Obsession is a type of behavior that usually connoted negatively and is defined by the Merriam-Webster dictionary as “a state in which someone thinks about someone or something constantly or frequently especially in a way that is not normal.” In Emily Carroll’s digital graphic novel, “Margot’s Room,” this ongoing theme is emphasized greatly through both the narrator’s and her husband, Gilles’, lives and behaviors throughout the story. As the reader follows the story, it is clearly evident that the wife has issues distinguishing between reality and fantasy due to her downward, obsessive spiral. Gilles suffers as well but has a more generic aftermath (distancing oneself, marriage issues, etc.) of his daughter’s death while the narrator suffers from something darker.
In Part I, Flowers, the husband is seemingly happy, or aloof, despite that his future wife’s father, his ex-boss, had just passed away from an unspecified illness. There is also the possibility (that many readers interpret) that either he killed his boss in order to have his wife all to himself, or that it could have been the other way around, she killing her father to be close to him: both being signs of obsessive behavior. However, in this part, the main focus is on how the narrator keeps speaking of her feelings in the past while juxtaposing them with the present’s, and how she is obsessed with the death among her loved ones. The last frame records her saying “he promised he’d live forever,” emphasizing the inability to move on, and her focus on death. So even in the first frames we meet the pair, there is already something uncanny about their relationship and the odd manner they deal with death.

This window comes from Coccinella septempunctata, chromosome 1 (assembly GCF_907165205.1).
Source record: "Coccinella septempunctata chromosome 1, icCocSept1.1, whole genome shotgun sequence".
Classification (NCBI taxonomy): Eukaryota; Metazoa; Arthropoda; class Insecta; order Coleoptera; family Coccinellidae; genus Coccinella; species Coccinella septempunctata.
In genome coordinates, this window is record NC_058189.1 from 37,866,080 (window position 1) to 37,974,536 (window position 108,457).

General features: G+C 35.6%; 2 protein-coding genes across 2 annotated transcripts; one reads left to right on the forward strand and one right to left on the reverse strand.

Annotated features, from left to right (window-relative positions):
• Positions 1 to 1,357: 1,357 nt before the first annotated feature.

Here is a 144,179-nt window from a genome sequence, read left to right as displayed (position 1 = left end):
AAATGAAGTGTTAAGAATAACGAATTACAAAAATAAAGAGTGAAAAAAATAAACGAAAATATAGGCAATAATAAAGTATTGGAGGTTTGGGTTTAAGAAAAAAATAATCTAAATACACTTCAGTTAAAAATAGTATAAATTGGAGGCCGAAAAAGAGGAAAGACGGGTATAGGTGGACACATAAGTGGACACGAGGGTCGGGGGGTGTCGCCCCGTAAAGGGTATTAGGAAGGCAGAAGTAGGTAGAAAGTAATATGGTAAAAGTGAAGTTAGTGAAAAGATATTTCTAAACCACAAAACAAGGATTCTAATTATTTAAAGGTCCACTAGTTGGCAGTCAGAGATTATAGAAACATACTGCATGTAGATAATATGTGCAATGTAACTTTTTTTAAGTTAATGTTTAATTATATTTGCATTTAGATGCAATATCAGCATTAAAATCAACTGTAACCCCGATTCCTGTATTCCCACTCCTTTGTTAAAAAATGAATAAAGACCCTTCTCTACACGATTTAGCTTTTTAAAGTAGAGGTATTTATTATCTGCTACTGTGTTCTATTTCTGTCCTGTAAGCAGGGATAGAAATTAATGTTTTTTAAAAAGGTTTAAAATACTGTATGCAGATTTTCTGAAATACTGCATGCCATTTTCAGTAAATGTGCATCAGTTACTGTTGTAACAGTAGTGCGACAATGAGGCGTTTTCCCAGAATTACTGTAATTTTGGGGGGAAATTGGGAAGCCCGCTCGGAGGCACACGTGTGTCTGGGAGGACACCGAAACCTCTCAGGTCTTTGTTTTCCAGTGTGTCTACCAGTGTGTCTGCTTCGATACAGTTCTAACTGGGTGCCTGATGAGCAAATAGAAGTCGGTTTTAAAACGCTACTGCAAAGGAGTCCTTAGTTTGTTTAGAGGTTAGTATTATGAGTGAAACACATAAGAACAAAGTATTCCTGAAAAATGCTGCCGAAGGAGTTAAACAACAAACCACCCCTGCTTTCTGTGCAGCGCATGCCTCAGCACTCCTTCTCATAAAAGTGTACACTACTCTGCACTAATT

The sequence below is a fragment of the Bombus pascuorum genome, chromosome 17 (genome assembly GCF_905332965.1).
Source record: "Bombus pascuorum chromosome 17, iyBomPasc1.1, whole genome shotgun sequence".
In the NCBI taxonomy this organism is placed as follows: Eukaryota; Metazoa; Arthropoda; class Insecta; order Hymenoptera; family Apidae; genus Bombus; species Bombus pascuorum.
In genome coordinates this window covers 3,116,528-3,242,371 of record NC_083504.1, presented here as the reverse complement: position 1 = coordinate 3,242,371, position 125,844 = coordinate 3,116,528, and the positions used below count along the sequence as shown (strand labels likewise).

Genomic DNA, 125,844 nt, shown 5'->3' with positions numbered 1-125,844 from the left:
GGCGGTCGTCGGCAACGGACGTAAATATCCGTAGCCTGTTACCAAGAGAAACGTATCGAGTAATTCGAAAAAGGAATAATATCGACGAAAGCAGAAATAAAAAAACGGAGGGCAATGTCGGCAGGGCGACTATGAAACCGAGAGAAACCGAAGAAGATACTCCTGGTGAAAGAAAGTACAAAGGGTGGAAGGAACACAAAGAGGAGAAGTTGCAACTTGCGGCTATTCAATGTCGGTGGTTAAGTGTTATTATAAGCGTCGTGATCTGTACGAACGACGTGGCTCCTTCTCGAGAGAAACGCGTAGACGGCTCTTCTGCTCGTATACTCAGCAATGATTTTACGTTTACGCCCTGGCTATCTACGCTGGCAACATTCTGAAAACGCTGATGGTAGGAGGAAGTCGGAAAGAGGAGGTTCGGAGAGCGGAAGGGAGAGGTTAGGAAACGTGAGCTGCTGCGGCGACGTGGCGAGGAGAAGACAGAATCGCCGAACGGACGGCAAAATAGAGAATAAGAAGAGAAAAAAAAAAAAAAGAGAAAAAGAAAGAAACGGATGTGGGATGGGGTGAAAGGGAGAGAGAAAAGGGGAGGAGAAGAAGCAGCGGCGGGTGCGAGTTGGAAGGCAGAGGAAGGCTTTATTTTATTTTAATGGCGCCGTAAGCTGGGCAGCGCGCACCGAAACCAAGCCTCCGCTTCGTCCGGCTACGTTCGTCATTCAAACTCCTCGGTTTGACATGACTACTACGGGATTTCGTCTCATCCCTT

In Part II, she cannot move on from her daughter’s, Margot, death and wonders whether she could have done anything to prevent it. At this point, it’s fairly evident that her obsession with her daughter’s death is what drove her husband away, despite his efforts to comfort her.
Part III presents the same obsessive behaviors that the narrator had previously exhibited and she herself notes that she spends most of her time alone waiting for her husband’s return. In addition, Gilles also begins to spend a longer time away from home since he was very affected by the death of his daughter and his wife’s conduct. At this point, it’s also evident that he is obsessed with Margot’s death as well and also becomes an unreliable narrator, especially when his wife discovers the villagers never saw him at all, thus, invalidating his alibi.
The narrator’s obsession with her daughter is elaborated upon in Part IV when she endlessly ponders on the life Margot did not get to fulfill, asking herself whether it “was it kindness in the end?” Obsession often clouds a person’s mind with intense anxiety and can be the reason why she drove her husband away from her and caused him to “change.”
The power of obsession is what allowed the narrator to murder her husband, she did not see anything realistically anymore and neither did he since she was plagued with illnesses and deaths. Just as the monsters that Gilles saw in the woods could have been a representation of the obsession they have possessed from dwelling on the death of their daughter. Whether or not it was a supernatural occurrence or their own insanity, their obsession with Margot’s death brought them to these circumstances, and ultimately drove the narrator to murder her beloved husband.